Legal high: the party pills stronger than ecstasy

Discussion in 'Piperazines' started by whipcreamdemon, Oct 29, 2006.

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    Legal high: the party pills stronger than ecstasy

    The selection of legal, mind-altering drugs, similar to cocaine, ecstasy and speed, are being legally sold over the counter to anyone aged over 18, in at least 13 so-called ‘head stores’ around the country, as well as stalls outside big music festivals and gigs.

    Support groups are becoming increasingly concerned about the recent explosion of pep pills because they contain the dangerous substance benzylpiperazine (BZP) which acts as a substitute for MDMA, the banned substance in ecstasy and speed pills.

    Despite warnings from experts that they cause heart problems and panic attacks, the Government said it has no plans to ban them. However, it is backing a new drugs awareness campaign being launched to warn young people of the dangers of these “legal highs”.

    The Department of Health said BZP is not a scheduled substance under the Misuse of Drugs Act, but its status is kept under constant review. However, it is banned and classified as a Class A substance in the US since 2002.

    In a statement, the Department of Health said it “reviews any evidence that substances are being abused and are causing significant harm to public health. For example, earlier this year the law surrounding pyscho- tropic mushrooms in their raw state was clarified in the light of evidence of increased availability and significant harm being done”.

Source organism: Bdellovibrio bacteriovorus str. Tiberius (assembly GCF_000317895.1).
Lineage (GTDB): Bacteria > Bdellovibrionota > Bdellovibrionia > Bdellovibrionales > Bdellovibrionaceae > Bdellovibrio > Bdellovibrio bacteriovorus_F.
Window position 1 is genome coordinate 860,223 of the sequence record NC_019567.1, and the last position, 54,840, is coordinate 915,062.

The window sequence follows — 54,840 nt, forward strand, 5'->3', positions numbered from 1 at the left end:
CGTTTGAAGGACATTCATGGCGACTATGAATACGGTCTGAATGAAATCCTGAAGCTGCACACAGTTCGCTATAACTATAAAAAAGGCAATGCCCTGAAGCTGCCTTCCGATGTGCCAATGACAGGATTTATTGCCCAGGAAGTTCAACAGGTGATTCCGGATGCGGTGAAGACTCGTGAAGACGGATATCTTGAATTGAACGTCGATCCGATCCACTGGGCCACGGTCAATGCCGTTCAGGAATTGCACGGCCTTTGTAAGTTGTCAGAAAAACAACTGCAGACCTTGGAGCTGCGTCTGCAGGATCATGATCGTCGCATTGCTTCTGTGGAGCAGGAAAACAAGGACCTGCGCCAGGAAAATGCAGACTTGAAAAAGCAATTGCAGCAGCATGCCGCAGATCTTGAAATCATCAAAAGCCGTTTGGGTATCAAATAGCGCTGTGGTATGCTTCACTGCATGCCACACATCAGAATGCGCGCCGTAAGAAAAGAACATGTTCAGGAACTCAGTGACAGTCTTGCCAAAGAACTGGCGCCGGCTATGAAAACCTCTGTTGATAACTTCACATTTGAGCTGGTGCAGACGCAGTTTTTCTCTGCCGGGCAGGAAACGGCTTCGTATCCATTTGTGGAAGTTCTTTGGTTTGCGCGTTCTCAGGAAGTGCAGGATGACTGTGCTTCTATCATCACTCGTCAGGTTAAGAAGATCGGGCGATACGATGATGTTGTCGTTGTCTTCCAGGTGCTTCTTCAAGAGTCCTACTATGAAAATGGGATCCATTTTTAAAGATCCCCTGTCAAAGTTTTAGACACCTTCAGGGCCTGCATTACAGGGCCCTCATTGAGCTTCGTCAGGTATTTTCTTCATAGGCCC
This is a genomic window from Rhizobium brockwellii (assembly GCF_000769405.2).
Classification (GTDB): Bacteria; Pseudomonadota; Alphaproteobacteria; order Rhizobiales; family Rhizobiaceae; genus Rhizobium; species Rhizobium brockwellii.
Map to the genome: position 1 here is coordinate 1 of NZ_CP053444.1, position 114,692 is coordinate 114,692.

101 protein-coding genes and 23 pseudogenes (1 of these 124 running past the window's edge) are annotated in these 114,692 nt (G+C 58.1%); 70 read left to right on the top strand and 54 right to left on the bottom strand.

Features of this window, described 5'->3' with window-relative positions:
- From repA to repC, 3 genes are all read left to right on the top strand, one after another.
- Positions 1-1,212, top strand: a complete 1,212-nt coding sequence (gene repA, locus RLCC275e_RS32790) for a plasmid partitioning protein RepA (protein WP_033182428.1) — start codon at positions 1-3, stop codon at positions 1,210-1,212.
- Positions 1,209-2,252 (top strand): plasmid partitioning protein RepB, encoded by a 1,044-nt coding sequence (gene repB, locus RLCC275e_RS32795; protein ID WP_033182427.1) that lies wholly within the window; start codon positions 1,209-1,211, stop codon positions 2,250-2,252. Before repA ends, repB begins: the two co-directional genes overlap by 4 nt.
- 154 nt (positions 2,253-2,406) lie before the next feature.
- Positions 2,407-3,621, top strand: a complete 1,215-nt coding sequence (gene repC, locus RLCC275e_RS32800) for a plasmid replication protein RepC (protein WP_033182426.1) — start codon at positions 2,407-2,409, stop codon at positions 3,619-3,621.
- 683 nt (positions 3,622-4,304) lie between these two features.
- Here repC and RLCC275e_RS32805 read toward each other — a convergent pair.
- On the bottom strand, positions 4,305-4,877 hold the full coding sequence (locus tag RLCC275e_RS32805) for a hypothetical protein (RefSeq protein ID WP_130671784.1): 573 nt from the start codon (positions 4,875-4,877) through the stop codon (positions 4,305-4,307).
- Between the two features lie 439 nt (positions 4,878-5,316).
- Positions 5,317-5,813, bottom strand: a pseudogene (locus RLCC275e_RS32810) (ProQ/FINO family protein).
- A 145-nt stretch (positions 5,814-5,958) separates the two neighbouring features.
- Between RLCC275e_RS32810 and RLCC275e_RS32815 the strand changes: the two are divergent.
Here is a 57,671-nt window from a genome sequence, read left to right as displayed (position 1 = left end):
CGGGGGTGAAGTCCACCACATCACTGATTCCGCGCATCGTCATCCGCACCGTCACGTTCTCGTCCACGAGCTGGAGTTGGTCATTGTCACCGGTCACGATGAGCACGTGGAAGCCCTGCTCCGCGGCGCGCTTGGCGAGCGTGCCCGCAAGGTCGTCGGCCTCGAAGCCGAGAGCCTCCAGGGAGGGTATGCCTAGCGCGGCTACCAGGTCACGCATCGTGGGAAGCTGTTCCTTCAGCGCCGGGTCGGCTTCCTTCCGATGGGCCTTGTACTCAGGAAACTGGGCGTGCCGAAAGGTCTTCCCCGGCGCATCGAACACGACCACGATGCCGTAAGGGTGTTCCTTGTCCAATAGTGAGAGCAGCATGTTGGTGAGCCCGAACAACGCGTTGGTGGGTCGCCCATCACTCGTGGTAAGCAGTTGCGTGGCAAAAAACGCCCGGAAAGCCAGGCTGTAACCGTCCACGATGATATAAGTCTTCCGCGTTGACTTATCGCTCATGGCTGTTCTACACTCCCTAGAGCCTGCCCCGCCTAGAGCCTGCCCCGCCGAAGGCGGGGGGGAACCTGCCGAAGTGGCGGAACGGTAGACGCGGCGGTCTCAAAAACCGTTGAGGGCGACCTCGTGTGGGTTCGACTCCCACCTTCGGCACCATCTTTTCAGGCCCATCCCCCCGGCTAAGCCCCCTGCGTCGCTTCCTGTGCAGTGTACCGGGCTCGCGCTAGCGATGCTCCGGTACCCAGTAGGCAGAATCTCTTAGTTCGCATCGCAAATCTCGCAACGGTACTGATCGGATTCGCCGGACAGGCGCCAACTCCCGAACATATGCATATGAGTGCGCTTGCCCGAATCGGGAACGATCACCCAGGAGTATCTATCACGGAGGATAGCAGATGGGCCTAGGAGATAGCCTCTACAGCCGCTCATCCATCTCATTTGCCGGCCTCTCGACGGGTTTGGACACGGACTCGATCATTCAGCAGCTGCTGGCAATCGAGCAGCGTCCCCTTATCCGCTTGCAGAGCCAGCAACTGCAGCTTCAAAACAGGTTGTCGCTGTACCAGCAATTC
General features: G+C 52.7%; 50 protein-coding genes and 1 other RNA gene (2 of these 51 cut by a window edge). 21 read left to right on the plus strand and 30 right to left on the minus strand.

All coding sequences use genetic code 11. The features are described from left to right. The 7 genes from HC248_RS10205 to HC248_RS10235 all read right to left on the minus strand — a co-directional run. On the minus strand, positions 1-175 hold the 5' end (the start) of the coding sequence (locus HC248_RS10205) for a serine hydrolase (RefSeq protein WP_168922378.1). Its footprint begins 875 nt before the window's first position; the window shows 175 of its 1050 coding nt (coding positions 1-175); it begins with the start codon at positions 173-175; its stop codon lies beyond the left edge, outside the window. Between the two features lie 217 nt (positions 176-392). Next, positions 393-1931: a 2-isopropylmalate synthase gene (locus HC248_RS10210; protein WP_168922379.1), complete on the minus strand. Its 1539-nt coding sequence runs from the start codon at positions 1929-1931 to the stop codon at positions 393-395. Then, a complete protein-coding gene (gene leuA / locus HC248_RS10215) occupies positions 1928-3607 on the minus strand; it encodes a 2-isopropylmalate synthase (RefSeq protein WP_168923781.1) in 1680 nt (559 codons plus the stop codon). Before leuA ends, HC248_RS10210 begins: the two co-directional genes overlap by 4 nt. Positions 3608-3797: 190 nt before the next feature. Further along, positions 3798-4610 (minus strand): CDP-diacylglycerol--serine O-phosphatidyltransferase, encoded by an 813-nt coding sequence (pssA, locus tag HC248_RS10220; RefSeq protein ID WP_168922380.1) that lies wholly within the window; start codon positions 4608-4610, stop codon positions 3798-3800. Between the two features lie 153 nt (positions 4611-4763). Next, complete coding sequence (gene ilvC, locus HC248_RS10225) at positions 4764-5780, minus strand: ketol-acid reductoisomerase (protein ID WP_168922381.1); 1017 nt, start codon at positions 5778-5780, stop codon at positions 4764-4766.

The National Advisory Committee on Drugs (NACD) discussed the emerging trend for the first time at a meeting two weeks ago. It said it will gather information on BZP and consult with its EU counterparts before making any recommendations to the Government.

    Support groups say Jax pills and Smileys — both containing BZP and five times the strength of any other dance pills — are becoming the drug of choice for college-goers and even Leaving Cert students, who see them as a more accessible and safer alternative to drugs such as speed, Ecstasy and LSD.

    Dr Des Corrigan from the Trinity College School of Pharmacy, said BZP is no safer than any other drug. “The main concern would be dehydration and the risk of heat stroke. The other concerns would be head- aches and a flu like hangover that lasts a few days. There is also the risk of panic reactions and high blood pressure. It would surprise me if anyone would think they are getting anything safer,” Dr Corrigan said.

    Michael McDonagh of the Drugs Awareness Programme (DAP) said caffeine and herbal tablets have been around for a long time, but since May they are getting more and more calls about these pills, which are a bit more serious in what they contain.

    “We are concerned that they will become a big story at exam time next year,” Mr McDonagh said.

    DAP and the Health Service Executive (HSE) are planning an awareness campaign for early next year, which will advise young people, their parents, and professionals about the dangers of these drugs.

    DAP said since the ban on magic mushrooms earlier this year it has received thousands of calls relating to Salvia, a more dangerous but legal hallucinogen.

    DAP is calling for the regulation of the socalled ‘head stores’ which sell these pills, along with growing kits, pipes and other accessories.

    source is Irish Examiner http://archives.tcm.ie/irishexaminer/2006/10/16/story15868.asp